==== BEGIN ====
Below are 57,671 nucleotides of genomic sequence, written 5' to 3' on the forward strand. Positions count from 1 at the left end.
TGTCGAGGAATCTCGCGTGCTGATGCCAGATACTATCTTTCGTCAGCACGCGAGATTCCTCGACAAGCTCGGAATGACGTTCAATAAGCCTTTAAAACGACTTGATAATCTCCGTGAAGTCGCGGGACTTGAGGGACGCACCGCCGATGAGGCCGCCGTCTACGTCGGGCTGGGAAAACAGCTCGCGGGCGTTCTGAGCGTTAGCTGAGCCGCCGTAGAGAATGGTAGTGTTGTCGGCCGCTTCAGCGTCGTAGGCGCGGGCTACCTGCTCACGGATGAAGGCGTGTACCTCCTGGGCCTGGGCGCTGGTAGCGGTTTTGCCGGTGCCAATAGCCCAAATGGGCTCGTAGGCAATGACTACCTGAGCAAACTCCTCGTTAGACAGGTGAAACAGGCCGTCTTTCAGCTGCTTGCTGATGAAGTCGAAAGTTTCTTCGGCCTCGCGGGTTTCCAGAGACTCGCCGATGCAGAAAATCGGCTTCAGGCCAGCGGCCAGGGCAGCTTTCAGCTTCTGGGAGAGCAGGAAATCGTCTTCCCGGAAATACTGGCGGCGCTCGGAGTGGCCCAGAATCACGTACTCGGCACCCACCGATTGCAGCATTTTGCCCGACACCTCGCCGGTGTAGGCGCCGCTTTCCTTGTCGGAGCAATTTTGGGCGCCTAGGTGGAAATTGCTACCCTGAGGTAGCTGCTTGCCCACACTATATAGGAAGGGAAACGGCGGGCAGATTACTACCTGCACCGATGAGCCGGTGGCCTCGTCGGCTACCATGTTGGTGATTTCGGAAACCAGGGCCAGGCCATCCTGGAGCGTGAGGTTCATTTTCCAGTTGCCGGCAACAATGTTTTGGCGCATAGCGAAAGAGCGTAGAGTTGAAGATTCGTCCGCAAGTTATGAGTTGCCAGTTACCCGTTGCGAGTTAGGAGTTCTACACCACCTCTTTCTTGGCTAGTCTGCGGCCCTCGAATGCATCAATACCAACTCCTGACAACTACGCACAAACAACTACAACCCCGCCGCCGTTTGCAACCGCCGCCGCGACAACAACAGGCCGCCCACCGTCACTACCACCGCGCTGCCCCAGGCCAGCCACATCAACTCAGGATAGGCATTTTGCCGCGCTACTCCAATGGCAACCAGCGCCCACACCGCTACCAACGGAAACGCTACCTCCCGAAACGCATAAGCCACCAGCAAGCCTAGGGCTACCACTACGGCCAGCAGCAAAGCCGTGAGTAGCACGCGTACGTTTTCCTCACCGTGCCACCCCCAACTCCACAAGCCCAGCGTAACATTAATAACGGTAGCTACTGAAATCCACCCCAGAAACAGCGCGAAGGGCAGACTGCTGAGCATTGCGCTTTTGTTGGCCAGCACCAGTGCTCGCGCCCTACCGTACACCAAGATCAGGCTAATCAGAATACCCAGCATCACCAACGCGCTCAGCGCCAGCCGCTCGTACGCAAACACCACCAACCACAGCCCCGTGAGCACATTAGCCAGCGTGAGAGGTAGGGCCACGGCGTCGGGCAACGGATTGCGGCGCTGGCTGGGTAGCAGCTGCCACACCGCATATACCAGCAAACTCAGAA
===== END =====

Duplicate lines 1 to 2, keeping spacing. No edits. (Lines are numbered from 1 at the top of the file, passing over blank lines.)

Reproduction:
Below are 57,671 nucleotides of genomic sequence, written 5' to 3' on the forward strand. Positions count from 1 at the left end.
TGTCGAGGAATCTCGCGTGCTGATGCCAGATACTATCTTTCGTCAGCACGCGAGATTCCTCGACAAGCTCGGAATGACGTTCAATAAGCCTTTAAAACGACTTGATAATCTCCGTGAAGTCGCGGGACTTGAGGGACGCACCGCCGATGAGGCCGCCGTCTACGTCGGGCTGGGAAAACAGCTCGCGGGCGTTCTGAGCGTTAGCTGAGCCGCCGTAGAGAATGGTAGTGTTGTCGGCCGCTTCAGCGTCGTAGGCGCGGGCTACCTGCTCACGGATGAAGGCGTGTACCTCCTGGGCCTGGGCGCTGGTAGCGGTTTTGCCGGTGCCAATAGCCCAAATGGGCTCGTAGGCAATGACTACCTGAGCAAACTCCTCGTTAGACAGGTGAAACAGGCCGTCTTTCAGCTGCTTGCTGATGAAGTCGAAAGTTTCTTCGGCCTCGCGGGTTTCCAGAGACTCGCCGATGCAGAAAATCGGCTTCAGGCCAGCGGCCAGGGCAGCTTTCAGCTTCTGGGAGAGCAGGAAATCGTCTTCCCGGAAATACTGGCGGCGCTCGGAGTGGCCCAGAATCACGTACTCGGCACCCACCGATTGCAGCATTTTGCCCGACACCTCGCCGGTGTAGGCGCCGCTTTCCTTGTCGGAGCAATTTTGGGCGCCTAGGTGGAAATTGCTACCCTGAGGTAGCTGCTTGCCCACACTATATAGGAAGGGAAACGGCGGGCAGATTACTACCTGCACCGATGAGCCGGTGGCCTCGTCGGCTACCATGTTGGTGATTTCGGAAACCAGGGCCAGGCCATCCTGGAGCGTGAGGTTCATTTTCCAGTTGCCGGCAACAATGTTTTGGCGCATAGCGAAAGAGCGTAGAGTTGAAGATTCGTCCGCAAGTTATGAGTTGCCAGTTACCCGTTGCGAGTTAGGAGTTCTACACCACCTCTTTCTTGGCTAGTCTGCGGCCCTCGAATGCATCAATACCAACTCCTGACAACTACGCACAAACAACTACAACCCCGCCGCCGTTTGCAACCGCCGCCGCGACAACAACAGGCCGCCCACCGTCACTACCACCGCGCTGCCCCAGGCCAGCCACATCAACTCAGGATAGGCATTTTGCCGCGCTACTCCAATGGCAACCAGCGCCCACACCGCTACCAACGGAAACGCTACCTCCCGAAACGCATAAGCCACCAGCAAGCCTAGGGCTACCACTACGGCCAGCAGCAAAGCCGTGAGTAGCACGCGTACGTTTTCCTCACCGTGCCACCCCCAACTCCACAAGCCCAGCGTAACATTAATAACGGTAGCTACTGAAATCCACCCCAGAAACAGCGCGAAGGGCAGACTGCTGAGCATTGCGCTTTTGTTGGCCAGCACCAGTGCTCGCGCCCTACCGTACACCAAGATCAGGCTAATCAGAATACCCAGCATCACCAACGCGCTCAGCGCCAGCCGCTCGTACGCAAACACCACCAACCACAGCCCCGTGAGCACATTAGCCAGCGTGAGAGGTAGGGCCACGGCGTCGGGCAACGGATTGCGGCGCTGGCTGGGTAGCAGCTGCCACACCGCATATACCAGCAAACTCAGAA